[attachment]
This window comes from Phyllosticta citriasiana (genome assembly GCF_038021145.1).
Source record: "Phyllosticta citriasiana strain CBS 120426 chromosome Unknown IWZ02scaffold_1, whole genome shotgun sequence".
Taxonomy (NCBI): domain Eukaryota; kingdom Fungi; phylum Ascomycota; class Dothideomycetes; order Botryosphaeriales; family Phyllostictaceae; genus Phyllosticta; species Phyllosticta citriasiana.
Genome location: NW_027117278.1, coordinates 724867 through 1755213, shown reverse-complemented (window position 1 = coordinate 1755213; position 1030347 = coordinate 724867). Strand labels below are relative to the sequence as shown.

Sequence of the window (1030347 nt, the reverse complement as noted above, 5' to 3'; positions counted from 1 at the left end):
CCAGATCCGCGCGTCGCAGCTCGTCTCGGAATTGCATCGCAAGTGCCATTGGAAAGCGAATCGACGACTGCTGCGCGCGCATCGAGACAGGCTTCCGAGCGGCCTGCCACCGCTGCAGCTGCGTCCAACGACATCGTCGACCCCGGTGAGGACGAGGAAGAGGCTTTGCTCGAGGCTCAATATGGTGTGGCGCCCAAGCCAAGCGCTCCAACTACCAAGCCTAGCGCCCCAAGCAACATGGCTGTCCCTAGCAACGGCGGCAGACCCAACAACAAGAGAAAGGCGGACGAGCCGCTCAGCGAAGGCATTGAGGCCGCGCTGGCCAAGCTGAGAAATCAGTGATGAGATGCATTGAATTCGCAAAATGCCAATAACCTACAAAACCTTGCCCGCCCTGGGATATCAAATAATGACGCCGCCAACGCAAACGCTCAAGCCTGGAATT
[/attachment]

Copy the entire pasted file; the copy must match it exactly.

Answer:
This window comes from Phyllosticta citriasiana (genome assembly GCF_038021145.1).
Source record: "Phyllosticta citriasiana strain CBS 120426 chromosome Unknown IWZ02scaffold_1, whole genome shotgun sequence".
Taxonomy (NCBI): domain Eukaryota; kingdom Fungi; phylum Ascomycota; class Dothideomycetes; order Botryosphaeriales; family Phyllostictaceae; genus Phyllosticta; species Phyllosticta citriasiana.
Genome location: NW_027117278.1, coordinates 724867 through 1755213, shown reverse-complemented (window position 1 = coordinate 1755213; position 1030347 = coordinate 724867). Strand labels below are relative to the sequence as shown.

Sequence of the window (1030347 nt, the reverse complement as noted above, 5' to 3'; positions counted from 1 at the left end):
CCAGATCCGCGCGTCGCAGCTCGTCTCGGAATTGCATCGCAAGTGCCATTGGAAAGCGAATCGACGACTGCTGCGCGCGCATCGAGACAGGCTTCCGAGCGGCCTGCCACCGCTGCAGCTGCGTCCAACGACATCGTCGACCCCGGTGAGGACGAGGAAGAGGCTTTGCTCGAGGCTCAATATGGTGTGGCGCCCAAGCCAAGCGCTCCAACTACCAAGCCTAGCGCCCCAAGCAACATGGCTGTCCCTAGCAACGGCGGCAGACCCAACAACAAGAGAAAGGCGGACGAGCCGCTCAGCGAAGGCATTGAGGCCGCGCTGGCCAAGCTGAGAAATCAGTGATGAGATGCATTGAATTCGCAAAATGCCAATAACCTACAAAACCTTGCCCGCCCTGGGATATCAAATAATGACGCCGCCAACGCAAACGCTCAAGCCTGGAATT